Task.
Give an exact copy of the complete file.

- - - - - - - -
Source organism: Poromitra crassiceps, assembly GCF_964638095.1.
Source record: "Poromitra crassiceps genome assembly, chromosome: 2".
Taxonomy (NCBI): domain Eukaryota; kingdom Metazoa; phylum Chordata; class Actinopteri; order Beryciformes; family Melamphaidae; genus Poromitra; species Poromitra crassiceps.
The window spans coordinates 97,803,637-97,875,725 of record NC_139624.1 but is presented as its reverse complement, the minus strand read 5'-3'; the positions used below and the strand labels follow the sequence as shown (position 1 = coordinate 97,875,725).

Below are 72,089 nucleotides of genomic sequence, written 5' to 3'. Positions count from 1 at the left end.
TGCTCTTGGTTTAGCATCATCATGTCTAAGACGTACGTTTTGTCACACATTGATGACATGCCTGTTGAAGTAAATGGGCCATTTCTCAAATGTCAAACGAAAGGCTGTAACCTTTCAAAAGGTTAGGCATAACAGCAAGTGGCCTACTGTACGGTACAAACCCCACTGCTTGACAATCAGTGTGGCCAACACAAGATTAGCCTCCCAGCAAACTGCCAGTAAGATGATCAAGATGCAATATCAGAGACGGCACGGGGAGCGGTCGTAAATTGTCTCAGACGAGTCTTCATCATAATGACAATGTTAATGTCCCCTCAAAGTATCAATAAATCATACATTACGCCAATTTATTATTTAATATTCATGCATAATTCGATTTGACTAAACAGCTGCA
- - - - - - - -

Source organism: Poromitra crassiceps, assembly GCF_964638095.1.
Source record: "Poromitra crassiceps genome assembly, chromosome: 2".
Taxonomy (NCBI): domain Eukaryota; kingdom Metazoa; phylum Chordata; class Actinopteri; order Beryciformes; family Melamphaidae; genus Poromitra; species Poromitra crassiceps.
The window spans coordinates 97,803,637-97,875,725 of record NC_139624.1 but is presented as its reverse complement, the minus strand read 5'-3'; the positions used below and the strand labels follow the sequence as shown (position 1 = coordinate 97,875,725).

Below are 72,089 nucleotides of genomic sequence, written 5' to 3'. Positions count from 1 at the left end.
TGCTCTTGGTTTAGCATCATCATGTCTAAGACGTACGTTTTGTCACACATTGATGACATGCCTGTTGAAGTAAATGGGCCATTTCTCAAATGTCAAACGAAAGGCTGTAACCTTTCAAAAGGTTAGGCATAACAGCAAGTGGCCTACTGTACGGTACAAACCCCACTGCTTGACAATCAGTGTGGCCAACACAAGATTAGCCTCCCAGCAAACTGCCAGTAAGATGATCAAGATGCAATATCAGAGACGGCACGGGGAGCGGTCGTAAATTGTCTCAGACGAGTCTTCATCATAATGACAATGTTAATGTCCCCTCAAAGTATCAATAAATCATACATTACGCCAATTTATTATTTAATATTCATGCATAATTCGATTTGACTAAACAGCTGCA